By Park Chung-a Korea Times
The number of Korean women engaged in prostitution overseas _ both voluntary or forced _ has been steadily increasing after the government’s crackdown on the domestic sex industry in 2004.
According to the U.S. State Department on Monday, based on the law for protecting victims of slave trading, the country provided shelter to 230 foreign victims in 2005 and Koreans accounted for the largest portion at 23.5 percent.
Korea was followed by Thailand, Peru and Mexico in terms of the number of the victims who were offered shelter. It also said that a sudden increase in Koreans seems to be related to the 2004 crackdown.
Although victims of labor exploitation are included in the victims of slave trade, most of the Korean victims were involved in the sex trade, according to the officials.
Yoon Won-ho, a lawmaker of the ruling Uri Party who has been leading an investigation into the Korean sex trade in the United States, said it was highly likely the illegal activity was enjoying a rebound in Korean communities abroad through underground means, such as massage parlors, bars, private homes and the Internet.
“I have been shocked by the fact that there are an increasing number of young Korean women in their 20s and 30s going to the United States to earn money through prostitution after the anti-prostitution law went into effect,” said Yoon. “Unfortunately, we do not yet have specific statistics, which show how closely the crackdown on prostitution is related to the increase of the Korean sex trade abroad. I will try to enact a law which strictly punishes those who recruit Korean women through the Internet for prostitution abroad, or coerce them to perform work for their personal gain.”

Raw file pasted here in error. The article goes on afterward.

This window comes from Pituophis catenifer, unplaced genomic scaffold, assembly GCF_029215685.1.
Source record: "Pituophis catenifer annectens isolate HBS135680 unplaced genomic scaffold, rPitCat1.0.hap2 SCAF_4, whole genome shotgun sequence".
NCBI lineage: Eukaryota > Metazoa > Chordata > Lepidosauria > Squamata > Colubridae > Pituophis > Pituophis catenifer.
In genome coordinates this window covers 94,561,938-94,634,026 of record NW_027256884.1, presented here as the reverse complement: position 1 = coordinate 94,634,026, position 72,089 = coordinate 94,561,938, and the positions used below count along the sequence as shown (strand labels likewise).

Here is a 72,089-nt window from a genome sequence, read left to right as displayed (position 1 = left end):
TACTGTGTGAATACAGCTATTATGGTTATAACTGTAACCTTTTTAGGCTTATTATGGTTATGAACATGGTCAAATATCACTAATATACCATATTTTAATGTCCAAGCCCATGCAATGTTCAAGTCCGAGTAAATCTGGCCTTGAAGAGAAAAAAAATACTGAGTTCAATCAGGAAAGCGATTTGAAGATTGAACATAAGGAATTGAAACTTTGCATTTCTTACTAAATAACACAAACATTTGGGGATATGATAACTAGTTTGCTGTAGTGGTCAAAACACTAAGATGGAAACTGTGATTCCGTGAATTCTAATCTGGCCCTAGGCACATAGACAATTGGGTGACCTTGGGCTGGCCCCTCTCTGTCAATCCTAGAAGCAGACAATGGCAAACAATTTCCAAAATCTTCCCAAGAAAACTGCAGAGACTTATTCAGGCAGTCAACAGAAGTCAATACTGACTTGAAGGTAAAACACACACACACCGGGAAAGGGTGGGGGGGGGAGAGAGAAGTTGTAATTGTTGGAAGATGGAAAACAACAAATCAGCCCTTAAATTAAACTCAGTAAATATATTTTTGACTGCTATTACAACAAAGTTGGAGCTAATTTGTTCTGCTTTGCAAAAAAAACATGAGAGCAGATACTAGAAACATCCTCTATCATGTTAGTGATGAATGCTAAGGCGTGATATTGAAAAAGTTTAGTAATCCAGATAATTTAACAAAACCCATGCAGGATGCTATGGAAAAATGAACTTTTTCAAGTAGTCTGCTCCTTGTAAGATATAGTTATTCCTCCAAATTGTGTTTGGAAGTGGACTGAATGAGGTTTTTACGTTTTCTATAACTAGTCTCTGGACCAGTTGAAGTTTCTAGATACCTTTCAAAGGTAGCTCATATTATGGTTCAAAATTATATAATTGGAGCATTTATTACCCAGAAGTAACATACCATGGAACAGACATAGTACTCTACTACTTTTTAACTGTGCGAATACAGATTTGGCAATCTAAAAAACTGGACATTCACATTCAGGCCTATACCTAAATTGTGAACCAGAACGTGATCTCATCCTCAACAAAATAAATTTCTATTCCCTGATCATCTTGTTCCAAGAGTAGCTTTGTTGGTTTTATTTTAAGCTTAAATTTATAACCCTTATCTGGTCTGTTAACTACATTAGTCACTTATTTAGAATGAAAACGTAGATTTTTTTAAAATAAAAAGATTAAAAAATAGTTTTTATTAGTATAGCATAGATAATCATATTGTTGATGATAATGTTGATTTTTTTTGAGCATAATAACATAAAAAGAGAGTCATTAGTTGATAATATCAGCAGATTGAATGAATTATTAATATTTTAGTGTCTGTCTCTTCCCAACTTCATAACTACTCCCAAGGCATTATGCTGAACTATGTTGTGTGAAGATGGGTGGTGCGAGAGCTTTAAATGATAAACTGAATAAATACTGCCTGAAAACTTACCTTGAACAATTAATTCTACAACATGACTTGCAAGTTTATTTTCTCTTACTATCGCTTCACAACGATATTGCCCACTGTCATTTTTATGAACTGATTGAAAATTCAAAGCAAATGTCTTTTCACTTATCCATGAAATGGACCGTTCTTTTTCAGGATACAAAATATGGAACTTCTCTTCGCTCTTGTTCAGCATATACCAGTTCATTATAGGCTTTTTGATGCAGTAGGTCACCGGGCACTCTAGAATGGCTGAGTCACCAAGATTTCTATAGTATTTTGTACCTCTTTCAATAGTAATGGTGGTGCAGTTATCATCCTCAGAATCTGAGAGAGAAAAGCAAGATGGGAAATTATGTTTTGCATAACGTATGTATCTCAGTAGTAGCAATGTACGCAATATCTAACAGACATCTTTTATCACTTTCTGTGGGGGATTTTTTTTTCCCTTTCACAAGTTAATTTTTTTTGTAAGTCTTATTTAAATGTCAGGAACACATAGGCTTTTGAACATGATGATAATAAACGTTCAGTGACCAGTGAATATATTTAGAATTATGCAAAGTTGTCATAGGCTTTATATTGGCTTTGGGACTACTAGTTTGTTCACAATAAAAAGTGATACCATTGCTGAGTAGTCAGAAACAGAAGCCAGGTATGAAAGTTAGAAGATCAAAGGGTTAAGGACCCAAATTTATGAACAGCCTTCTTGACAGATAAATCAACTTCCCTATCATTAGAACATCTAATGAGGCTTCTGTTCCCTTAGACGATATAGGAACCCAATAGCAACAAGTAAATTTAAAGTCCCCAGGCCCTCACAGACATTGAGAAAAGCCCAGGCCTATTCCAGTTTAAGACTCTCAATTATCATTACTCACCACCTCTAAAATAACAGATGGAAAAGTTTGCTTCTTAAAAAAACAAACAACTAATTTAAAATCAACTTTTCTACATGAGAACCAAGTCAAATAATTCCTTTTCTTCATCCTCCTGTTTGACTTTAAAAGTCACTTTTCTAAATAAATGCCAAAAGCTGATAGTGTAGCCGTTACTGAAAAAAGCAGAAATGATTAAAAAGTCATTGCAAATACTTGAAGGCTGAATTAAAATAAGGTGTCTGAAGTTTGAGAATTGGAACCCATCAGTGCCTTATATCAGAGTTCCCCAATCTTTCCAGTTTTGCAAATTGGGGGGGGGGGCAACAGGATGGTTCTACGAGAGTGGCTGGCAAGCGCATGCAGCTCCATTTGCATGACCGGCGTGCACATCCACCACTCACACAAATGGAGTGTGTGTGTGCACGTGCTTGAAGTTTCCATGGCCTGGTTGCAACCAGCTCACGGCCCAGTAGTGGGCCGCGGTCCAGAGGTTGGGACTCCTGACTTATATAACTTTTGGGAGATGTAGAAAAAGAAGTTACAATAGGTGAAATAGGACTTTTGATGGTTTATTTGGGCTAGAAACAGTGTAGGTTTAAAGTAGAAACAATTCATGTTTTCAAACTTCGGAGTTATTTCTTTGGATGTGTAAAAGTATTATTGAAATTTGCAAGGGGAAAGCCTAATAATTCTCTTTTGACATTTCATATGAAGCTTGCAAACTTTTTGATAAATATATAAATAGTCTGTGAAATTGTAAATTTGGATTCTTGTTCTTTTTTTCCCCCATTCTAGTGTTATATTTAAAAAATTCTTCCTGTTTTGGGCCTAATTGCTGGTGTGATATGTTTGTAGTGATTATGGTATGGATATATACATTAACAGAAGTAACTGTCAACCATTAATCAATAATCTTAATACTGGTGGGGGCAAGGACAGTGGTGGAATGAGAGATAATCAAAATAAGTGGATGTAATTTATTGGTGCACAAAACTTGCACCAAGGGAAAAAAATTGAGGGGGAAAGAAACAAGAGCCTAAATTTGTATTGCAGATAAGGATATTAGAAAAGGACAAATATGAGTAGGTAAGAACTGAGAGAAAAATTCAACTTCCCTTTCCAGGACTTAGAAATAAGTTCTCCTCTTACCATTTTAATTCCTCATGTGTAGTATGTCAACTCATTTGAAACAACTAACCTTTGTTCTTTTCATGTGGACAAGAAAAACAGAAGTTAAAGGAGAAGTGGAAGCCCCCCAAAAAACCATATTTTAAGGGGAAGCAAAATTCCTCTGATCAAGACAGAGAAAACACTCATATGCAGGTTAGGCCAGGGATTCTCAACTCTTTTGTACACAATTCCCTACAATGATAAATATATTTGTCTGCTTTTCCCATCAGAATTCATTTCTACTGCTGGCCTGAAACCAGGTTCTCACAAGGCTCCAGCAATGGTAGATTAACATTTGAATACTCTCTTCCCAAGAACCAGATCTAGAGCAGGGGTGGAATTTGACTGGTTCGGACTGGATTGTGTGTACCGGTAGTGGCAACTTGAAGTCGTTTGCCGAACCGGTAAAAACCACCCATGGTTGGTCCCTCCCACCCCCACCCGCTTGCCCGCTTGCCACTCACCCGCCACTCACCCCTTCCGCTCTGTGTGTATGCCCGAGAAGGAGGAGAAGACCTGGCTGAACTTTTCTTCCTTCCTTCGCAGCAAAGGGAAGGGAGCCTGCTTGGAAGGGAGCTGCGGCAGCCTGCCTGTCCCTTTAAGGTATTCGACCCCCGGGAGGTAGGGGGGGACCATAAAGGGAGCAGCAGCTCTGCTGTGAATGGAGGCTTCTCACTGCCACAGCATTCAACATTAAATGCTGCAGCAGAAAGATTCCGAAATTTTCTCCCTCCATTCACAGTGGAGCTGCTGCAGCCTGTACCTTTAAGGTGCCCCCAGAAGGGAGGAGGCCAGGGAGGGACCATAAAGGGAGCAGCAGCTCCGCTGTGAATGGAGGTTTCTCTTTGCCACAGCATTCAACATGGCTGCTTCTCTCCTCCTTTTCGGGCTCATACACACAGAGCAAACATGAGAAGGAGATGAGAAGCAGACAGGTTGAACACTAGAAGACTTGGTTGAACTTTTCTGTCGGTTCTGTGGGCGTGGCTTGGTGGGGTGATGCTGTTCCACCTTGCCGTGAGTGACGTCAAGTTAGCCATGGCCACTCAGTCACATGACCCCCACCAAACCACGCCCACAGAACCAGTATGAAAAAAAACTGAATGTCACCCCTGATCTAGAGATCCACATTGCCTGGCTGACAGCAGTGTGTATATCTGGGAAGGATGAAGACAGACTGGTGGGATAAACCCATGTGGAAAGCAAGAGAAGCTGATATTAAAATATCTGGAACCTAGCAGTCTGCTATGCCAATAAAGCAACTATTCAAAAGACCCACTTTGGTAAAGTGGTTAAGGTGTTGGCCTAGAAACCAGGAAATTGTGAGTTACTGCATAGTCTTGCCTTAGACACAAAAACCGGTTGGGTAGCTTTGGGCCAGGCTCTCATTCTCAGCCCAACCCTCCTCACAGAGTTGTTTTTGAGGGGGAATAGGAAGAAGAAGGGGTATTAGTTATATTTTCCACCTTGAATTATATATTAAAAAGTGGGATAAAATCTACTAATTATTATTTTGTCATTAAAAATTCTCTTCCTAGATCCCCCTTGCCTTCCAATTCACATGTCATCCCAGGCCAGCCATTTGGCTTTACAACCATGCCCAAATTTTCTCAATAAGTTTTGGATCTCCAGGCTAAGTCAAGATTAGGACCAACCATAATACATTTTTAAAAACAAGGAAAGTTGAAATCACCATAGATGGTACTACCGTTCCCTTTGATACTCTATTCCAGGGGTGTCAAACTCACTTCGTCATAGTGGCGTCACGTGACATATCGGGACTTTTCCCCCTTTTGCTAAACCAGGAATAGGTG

Yoon’s seven-member investigation team has been discussing the issue with Korean residents in the U.S. as well as officials from human rights organizations there.
Skeptics have argued that the strengthened crackdown on prostitution opened the doors to other venues for the sex industry, which law enforcement authorities find it harder to deal.
Meanwhile, “Hanyoyon,” an association of female sex laborers from 10 red-light districts dotted with brothels including Chongnyangni, Chonho-dong and Miari yesterday held a press conference in central Seoul to urge the government to abolish the anti-prostitution law and Seoul’s urban redevelopment project which entails pulling down brothels.
“The government should abolish the anti-prostitution law and should listen to the voices of sex laborers. The city’s redevelopment project chases sex laborers away to the streets, making our lives more miserable. Brothels are our precious workplace through which we can make our future better,” the workers said with sunglasses on. “The government should show how much of its budget was specifically spent for rehabilitation and welfare of women in the sex industry after the anti-prostitution law went into effect.”
The organization also pointed out that there is a lack of disease control for sex laborers who have come back to the country after being expelled from foreign countries for prostitution.
- Prostitution at the Korean Constitutional Court
- Ministry of National Defense Abolishes Entertainment Soldiers
- Korea’s Anti-corruption/Anti-Graft Law: Kim Young-ran Law Implementation in Korea
- Korea’s Criminal Procedure Act: Pre-Trial Detention in Korea
- Confession Prior to Arrest in Korea: Korean Sentencing Law Basics
- Changes to Korea’s Franchise Law May Lead to an Increased Potential for Criminal Sanctions: Franchise Law Basics
- English-Speaking Criminal Defense Lawyers in Korea: Defense Lawyers to Hire and Not to Hire?
- Fleeing Korea while under Police/Prosecutor Investigation: International Hold in Korea
- USA Today cites The Korean Law Blog and IPG Attorney Sean Hayes on Casino Gambling Law
- Finally All Criminal Cases to Be Disclosed to Public in Korea